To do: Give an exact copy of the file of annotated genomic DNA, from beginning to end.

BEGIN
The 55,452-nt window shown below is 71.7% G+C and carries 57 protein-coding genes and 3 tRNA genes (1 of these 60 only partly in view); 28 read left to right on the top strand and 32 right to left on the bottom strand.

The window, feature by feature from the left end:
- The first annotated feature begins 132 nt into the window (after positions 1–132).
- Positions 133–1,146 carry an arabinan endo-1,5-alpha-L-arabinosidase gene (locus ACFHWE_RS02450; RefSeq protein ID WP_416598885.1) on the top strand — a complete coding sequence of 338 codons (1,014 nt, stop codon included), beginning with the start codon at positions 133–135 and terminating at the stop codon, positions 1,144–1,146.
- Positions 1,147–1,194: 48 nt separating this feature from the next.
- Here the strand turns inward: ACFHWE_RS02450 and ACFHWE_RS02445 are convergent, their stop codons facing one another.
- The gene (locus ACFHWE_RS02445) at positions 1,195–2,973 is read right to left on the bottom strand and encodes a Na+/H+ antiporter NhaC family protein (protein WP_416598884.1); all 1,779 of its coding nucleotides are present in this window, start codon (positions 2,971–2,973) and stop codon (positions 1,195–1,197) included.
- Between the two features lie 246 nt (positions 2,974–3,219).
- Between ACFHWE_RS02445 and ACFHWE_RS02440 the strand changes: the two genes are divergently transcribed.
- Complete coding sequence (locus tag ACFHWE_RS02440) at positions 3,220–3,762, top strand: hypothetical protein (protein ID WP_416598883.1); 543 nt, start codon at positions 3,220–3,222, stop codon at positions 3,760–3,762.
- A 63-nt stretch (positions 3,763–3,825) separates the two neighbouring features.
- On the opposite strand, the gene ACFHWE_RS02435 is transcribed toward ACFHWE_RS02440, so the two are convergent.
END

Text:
The 55,452-nt window shown below is 71.7% G+C and carries 57 protein-coding genes and 3 tRNA genes (1 of these 60 only partly in view); 28 read left to right on the top strand and 32 right to left on the bottom strand.

The window, feature by feature from the left end:
- The first annotated feature begins 132 nt into the window (after positions 1–132).
- Positions 133–1,146 carry an arabinan endo-1,5-alpha-L-arabinosidase gene (locus ACFHWE_RS02450; RefSeq protein ID WP_416598885.1) on the top strand — a complete coding sequence of 338 codons (1,014 nt, stop codon included), beginning with the start codon at positions 133–135 and terminating at the stop codon, positions 1,144–1,146.
- Positions 1,147–1,194: 48 nt separating this feature from the next.
- Here the strand turns inward: ACFHWE_RS02450 and ACFHWE_RS02445 are convergent, their stop codons facing one another.
- The gene (locus ACFHWE_RS02445) at positions 1,195–2,973 is read right to left on the bottom strand and encodes a Na+/H+ antiporter NhaC family protein (protein WP_416598884.1); all 1,779 of its coding nucleotides are present in this window, start codon (positions 2,971–2,973) and stop codon (positions 1,195–1,197) included.
- Between the two features lie 246 nt (positions 2,974–3,219).
- Between ACFHWE_RS02445 and ACFHWE_RS02440 the strand changes: the two genes are divergently transcribed.
- Complete coding sequence (locus tag ACFHWE_RS02440) at positions 3,220–3,762, top strand: hypothetical protein (protein ID WP_416598883.1); 543 nt, start codon at positions 3,220–3,222, stop codon at positions 3,760–3,762.
- A 63-nt stretch (positions 3,763–3,825) separates the two neighbouring features.
- On the opposite strand, the gene ACFHWE_RS02435 is transcribed toward ACFHWE_RS02440, so the two are convergent.